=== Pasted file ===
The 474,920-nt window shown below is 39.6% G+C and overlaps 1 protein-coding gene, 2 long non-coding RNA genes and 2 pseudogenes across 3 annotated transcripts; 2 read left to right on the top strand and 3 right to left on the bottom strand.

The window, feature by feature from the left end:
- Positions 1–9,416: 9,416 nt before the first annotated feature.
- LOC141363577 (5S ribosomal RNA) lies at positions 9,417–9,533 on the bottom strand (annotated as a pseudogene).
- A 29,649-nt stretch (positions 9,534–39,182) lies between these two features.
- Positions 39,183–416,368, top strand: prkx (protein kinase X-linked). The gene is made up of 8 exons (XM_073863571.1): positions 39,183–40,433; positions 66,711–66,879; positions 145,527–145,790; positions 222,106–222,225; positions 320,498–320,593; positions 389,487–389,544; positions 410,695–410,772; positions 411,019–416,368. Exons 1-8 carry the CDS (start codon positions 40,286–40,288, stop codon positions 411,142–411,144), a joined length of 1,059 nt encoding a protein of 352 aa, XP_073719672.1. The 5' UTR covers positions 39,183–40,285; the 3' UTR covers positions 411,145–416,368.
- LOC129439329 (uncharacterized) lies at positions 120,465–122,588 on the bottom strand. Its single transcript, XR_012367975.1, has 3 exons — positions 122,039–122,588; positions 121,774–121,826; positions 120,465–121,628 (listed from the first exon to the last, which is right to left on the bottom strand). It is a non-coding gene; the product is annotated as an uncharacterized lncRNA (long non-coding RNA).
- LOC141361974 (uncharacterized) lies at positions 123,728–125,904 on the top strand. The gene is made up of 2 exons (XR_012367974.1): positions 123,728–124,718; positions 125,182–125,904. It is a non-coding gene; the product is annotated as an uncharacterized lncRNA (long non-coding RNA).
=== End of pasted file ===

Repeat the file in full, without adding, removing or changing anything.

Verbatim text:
The 474,920-nt window shown below is 39.6% G+C and overlaps 1 protein-coding gene, 2 long non-coding RNA genes and 2 pseudogenes across 3 annotated transcripts; 2 read left to right on the top strand and 3 right to left on the bottom strand.

The window, feature by feature from the left end:
- Positions 1–9,416: 9,416 nt before the first annotated feature.
- LOC141363577 (5S ribosomal RNA) lies at positions 9,417–9,533 on the bottom strand (annotated as a pseudogene).
- A 29,649-nt stretch (positions 9,534–39,182) lies between these two features.
- Positions 39,183–416,368, top strand: prkx (protein kinase X-linked). The gene is made up of 8 exons (XM_073863571.1): positions 39,183–40,433; positions 66,711–66,879; positions 145,527–145,790; positions 222,106–222,225; positions 320,498–320,593; positions 389,487–389,544; positions 410,695–410,772; positions 411,019–416,368. Exons 1-8 carry the CDS (start codon positions 40,286–40,288, stop codon positions 411,142–411,144), a joined length of 1,059 nt encoding a protein of 352 aa, XP_073719672.1. The 5' UTR covers positions 39,183–40,285; the 3' UTR covers positions 411,145–416,368.
- LOC129439329 (uncharacterized) lies at positions 120,465–122,588 on the bottom strand. Its single transcript, XR_012367975.1, has 3 exons — positions 122,039–122,588; positions 121,774–121,826; positions 120,465–121,628 (listed from the first exon to the last, which is right to left on the bottom strand). It is a non-coding gene; the product is annotated as an uncharacterized lncRNA (long non-coding RNA).
- LOC141361974 (uncharacterized) lies at positions 123,728–125,904 on the top strand. The gene is made up of 2 exons (XR_012367974.1): positions 123,728–124,718; positions 125,182–125,904. It is a non-coding gene; the product is annotated as an uncharacterized lncRNA (long non-coding RNA).